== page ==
Why Are Hyperactive Thyroids More Rare Than Hypothyroidism?

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Thyroid issues can be extremely debilitating, and even life-threatening if not caught and treated properly. The thyroid gland plays a major role in regulating the body’s metabolism, growth, and hormone regulation by constantly releasing thyroid hormones, primarily TSH, into the body. Having either a hyperactive thyroid gland or a hypoactive thyroid gland can severely throw off the body’s metabolism and growth factors, leading to various side effects. Both conditions essentially have the opposite effects of one another.

Hyperthyroidism is a condition in which the thyroid overproduces hormones. The excess TSH and TH hormones result in a variety of signs and symptoms, both physical and psychological. These symptoms include:

  • Nervousness and excess anxiety
  • hyperactivity or fidgeting
  • mood swings
  • difficulty sleeping
  • Feeling tired all the time
  • Heat sensitivity
  • Muscle weakness
  • Diarrhea
  • Frequent urination
  • Excessive or persistent thirst
  • Itchines
  • Lack of a sex drive
  • Neck swelling from enlarged thyroid gland
  • Heart palpatations
  • Twitching or trembling
  • Warmth and excessive sweating
  • Red palms
  • Loose nails
  • Hives
  • Patchy hair loss
  • Weight loss (often in spite of larger appetite)
  • Eye problems such as itchiness, swelling, possible bulging

Hyperthyroidism essentially releases too much thyroid hormone into the body, leading to triggering various bodily functions to overreact. This includes increased adrenaline activity, which leads to increase muscle tonicity (explaining the muscle weakness), increased growth hormone and metabolism, which leads to the leaner body type and lower body weight as the calories and fat reserves are being burned off from the higher metabolic activity.

There are a variety of things that can cause hyperthyroidism, including:

  • A failure or defect in the feedback loop controling TSH release
  • Graves Disease (immune system attacks the thyroid resulting in overactivity)
  • Hormone releasing tumors
  • Medications that increase iodine levels

Hypothyroidism is the opposite, where the thyroid is not producing enough hormones. This leads to the opposite effect on the body than what you’d expect from hyperthyroidism. These signs and symptoms include:

  • Fatigue
  • Cold sensitivity
  • Constipation
  • Dry skin
  • Weight gain
  • Puffy skin
  • Hoarsness
  • Muscle weakness
  • Elevated blood cholesterol levels
  • Muscle aches, tenderness, stiffness
  • Joint pain and swelling
  • Thinning hair
  • Slowed heart rate
  • Depression
  • Impaired memory
  • Enlarged thyroid
  • Diminished height during childhood
  • Protruding tongue
  • Delayed puberty

Hypothyroidism can wreak havoc on the body, as thyroid hormones play a large role in the deveopment and function of various body systems. Severe hypothyroidism can actually be life threatening, as it puts you at risk for heart diseas and hypertension due to excess LDL cholesterol, as well as in rare cases myxedema, a life threatening condition caused by prolonged and untreated hypothyroidism. There are a variety of causes for hypothyroidism, including the following:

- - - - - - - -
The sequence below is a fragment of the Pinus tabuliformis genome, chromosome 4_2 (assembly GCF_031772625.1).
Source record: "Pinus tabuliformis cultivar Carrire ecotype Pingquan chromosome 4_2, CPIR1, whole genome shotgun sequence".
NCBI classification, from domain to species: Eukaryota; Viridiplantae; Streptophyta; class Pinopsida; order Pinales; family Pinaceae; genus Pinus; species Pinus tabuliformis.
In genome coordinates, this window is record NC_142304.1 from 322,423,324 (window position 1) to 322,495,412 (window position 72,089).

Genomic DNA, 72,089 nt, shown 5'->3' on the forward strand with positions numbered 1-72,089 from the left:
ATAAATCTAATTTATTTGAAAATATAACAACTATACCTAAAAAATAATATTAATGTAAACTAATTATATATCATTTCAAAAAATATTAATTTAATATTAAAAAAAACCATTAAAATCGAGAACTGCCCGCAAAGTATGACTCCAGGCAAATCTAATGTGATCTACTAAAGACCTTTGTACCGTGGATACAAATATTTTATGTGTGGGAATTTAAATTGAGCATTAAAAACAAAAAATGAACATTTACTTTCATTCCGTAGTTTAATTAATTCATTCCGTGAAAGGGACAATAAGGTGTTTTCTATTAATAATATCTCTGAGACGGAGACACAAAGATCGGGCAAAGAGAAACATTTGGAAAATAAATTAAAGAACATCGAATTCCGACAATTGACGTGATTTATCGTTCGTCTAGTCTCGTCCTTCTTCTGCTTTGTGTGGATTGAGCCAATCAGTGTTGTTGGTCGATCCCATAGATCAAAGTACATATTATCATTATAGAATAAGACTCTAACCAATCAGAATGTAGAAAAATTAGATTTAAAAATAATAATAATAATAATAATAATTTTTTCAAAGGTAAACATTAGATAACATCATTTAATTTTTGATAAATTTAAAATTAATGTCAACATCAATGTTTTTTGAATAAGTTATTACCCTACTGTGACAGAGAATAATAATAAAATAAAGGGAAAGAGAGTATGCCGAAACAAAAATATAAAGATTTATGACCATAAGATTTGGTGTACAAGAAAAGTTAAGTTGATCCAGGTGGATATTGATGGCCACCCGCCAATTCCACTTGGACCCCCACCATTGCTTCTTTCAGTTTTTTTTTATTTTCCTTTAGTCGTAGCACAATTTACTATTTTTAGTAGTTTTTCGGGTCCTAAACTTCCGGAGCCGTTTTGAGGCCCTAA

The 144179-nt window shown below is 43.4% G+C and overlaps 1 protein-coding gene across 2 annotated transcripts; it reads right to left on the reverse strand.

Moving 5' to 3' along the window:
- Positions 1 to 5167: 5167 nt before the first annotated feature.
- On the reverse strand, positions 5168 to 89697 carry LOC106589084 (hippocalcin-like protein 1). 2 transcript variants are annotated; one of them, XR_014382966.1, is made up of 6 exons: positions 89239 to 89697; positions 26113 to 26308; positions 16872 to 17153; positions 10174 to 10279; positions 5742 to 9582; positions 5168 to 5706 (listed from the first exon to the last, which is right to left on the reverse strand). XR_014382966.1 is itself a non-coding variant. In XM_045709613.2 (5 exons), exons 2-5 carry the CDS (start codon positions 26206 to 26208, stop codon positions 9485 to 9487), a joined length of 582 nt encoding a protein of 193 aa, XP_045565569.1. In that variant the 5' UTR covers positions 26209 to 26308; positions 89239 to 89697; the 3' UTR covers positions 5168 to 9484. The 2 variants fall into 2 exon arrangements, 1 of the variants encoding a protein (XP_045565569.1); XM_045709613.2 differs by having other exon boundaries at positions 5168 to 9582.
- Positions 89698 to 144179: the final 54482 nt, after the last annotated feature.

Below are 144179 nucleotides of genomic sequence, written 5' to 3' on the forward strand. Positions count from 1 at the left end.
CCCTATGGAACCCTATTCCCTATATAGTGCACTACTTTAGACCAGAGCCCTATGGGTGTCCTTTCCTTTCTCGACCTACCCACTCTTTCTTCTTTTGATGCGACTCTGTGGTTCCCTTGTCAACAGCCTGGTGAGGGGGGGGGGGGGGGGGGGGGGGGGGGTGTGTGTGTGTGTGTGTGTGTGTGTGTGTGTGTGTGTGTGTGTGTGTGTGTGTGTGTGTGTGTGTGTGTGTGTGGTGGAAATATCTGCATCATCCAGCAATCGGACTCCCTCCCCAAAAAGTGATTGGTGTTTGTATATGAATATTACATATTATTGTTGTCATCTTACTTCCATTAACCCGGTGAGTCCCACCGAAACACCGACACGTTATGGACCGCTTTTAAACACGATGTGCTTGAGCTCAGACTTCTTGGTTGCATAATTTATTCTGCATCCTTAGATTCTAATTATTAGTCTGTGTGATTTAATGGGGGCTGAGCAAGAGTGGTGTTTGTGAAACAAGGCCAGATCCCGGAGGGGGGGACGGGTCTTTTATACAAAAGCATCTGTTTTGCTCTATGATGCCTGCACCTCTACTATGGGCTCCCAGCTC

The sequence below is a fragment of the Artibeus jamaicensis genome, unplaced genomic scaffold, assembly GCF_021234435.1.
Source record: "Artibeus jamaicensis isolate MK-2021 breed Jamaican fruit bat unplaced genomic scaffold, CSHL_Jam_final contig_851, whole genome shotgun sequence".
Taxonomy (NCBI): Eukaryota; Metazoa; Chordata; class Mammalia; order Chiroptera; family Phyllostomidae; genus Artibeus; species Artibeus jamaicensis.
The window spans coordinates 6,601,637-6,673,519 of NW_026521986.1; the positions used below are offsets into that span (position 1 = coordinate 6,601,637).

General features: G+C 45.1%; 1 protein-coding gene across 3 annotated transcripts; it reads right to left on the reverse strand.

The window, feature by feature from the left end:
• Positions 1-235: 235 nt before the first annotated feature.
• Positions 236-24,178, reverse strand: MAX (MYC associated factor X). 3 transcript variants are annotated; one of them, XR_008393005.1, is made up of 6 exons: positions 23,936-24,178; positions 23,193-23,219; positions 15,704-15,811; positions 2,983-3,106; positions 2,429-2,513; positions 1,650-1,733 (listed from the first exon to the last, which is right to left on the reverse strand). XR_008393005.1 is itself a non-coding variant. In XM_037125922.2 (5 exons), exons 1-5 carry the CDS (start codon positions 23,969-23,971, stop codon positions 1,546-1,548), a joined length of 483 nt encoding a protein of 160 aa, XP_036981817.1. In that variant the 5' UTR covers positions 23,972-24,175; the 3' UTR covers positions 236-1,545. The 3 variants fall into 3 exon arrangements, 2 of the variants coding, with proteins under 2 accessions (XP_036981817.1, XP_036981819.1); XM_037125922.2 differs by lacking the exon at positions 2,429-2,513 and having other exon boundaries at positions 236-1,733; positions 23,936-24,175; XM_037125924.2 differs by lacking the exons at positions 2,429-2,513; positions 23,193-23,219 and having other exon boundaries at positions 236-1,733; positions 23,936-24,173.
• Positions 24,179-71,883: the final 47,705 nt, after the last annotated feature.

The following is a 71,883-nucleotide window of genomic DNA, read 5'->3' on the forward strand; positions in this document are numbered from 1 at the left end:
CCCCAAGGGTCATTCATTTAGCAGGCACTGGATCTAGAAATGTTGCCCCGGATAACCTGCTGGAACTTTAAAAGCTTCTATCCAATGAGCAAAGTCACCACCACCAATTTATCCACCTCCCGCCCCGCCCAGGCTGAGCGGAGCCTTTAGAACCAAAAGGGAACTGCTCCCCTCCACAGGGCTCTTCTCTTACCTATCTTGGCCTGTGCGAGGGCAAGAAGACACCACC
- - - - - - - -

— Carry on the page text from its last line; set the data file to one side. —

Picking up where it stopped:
• Hashimoto’s Thyroidosis (autoimmune disorder)
  • Over-response to hyperthyroid treatment
  • Thyroid Surgery
  • Radiation Therapy
  • Medications

While the most common primary cause of hypothyroidism is Hashimoto’s Thyroidosis, secondary causes such as reactions to medications, side effects of radiation therapy, or even defects in the hormone receptors which trigger the release of more hormone are all things to be aware of if you suspect you may have hypothyroidism.

Why is Hypothyroidism More Common?

Since the most common culprit for both hyperthyroidism and hypothyroidism comes down to autoimmune disorders, a large part of it is that Hashimoto’s Thyroiditis is just more common than Graves Disease. While it can present itself at any age, it is most common in women and older individuals. It is also important to note that it isn’t always a case of a thyroid being either hyperactive or hypoactive, but it can shift from one to the other over time. One way Hashimoto’s Thyroidosis presents itself is a great example of this. It initially triggers hyperthyroidism, causing the gland to swell and forming goiters, a condition known as Hashitoxicosis before the thyroid activity levels drop and become hypoactive after.

If you suspect you may have a thyroid condition, a simple blood test and meeting with an endocrinologist can confirm whether or not you have a thyroid problem. TSH levels are present in your blood, so by reading the TSH levels, it’s possible to see if you may need medication to help regulate your hormone production. Call us at 205-352-9141.

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